Other people are trying to make friends, too
I was once approached by a very sweet girl when I was running a 5k by myself. She too was on her own that day, and asked me if I'd be interested in running another race in her town a few weeks later. We exchanged email addresses and began doing races together at least once a month. After some time and finally an exchange of phone numbers, she mentioned to me at one race, "you know, we don't always have to be running when we hang out. We can do other things."
I had sort of assumed that we were just occasional running buddies, but once she said that, I realized that she was all of the things I appreciated in a good friend. She was fun, kind, funny, reliable, why hadn't it occurred to me to spend more time than a twenty-five minute race every four to six weeks? Now almost seven years later, she's a very close friend. Moral of that story? It's important to pay attention. I think I always assumed other people had their own group of friends and weren't interested in accepting "new members' so to speak. But now I take the approach of the more the merrier and I love introducing friends of mine from different walks of life to each other and seeing them also hit it off.
Be open to everything
Part of paying attention is being open. Often with dating advice, singles are told to be open to the possibility of meeting a potential mate at any time in any place. Same goes for friends! You could get stuck in an elevator with someone who might end up being your maid of honor some day. And when social media first became such an integral part of everyone's life, I never would have guessed that it or the internet in general could lead to friendships, but it totally does! In fact, I once begrudgingly searched Craigslist years ago for a summer vacation rental and ended up taking a room in a house of girls whom I had never met. Today? One of those girls is someone whom I love like a sister. You never know who might come into your life and when.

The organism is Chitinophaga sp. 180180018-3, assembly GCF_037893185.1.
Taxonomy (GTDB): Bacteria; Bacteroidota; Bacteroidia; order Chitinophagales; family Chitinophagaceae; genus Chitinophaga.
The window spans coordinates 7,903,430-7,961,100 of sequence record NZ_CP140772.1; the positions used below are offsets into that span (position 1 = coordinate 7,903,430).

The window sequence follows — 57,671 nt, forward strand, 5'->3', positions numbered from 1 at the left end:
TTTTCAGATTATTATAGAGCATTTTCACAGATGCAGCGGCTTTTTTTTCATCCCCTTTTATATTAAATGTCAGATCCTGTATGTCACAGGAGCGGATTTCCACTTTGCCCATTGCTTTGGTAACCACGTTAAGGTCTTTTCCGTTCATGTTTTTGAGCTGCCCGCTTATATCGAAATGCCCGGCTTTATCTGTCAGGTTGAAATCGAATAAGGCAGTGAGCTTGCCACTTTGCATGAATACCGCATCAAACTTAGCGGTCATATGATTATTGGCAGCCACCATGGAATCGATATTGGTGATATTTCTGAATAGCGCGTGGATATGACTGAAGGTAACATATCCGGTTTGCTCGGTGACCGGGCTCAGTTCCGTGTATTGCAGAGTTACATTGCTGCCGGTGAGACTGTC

Co-workers can be friends, too!
I think because most of my previous summer jobs were at places where I was drastically younger than everyone else, it didn't really occur to me later that co-workers could also be friends. But there is something really comforting about going to happy hour on a Thursday with all the people who have experienced the exact same aggravation that you have had all week. And you can commiserate about how you can all make it through one more day before the weekend. And there's also something to be said for befriending co-workers who are older who may have some professional and or personal wisdom to impart.
The point is that college (and high school) are not the end all be all when it comes to forming friendships and I hope by now most adults have stopped exclaiming the "this is where ALL your lifelong friendships are born" decree. Yes it might be. But you will meet and fall in platonic love with people the rest of your life. I wish I recognized that fact so much earlier on. The majority of my closest friendships are with people I met in my mid twenties or later. And I'm excited because I know there are so many more cool fun potential friends who I might stumble across any day at any time. Some could be best friends, some will not be, but there's no high score to reach in order to be considered successful at making friends. The goal should be to surround yourself with people you make you feel good when you're with them and who feel the same about you.
[Image via Netflix]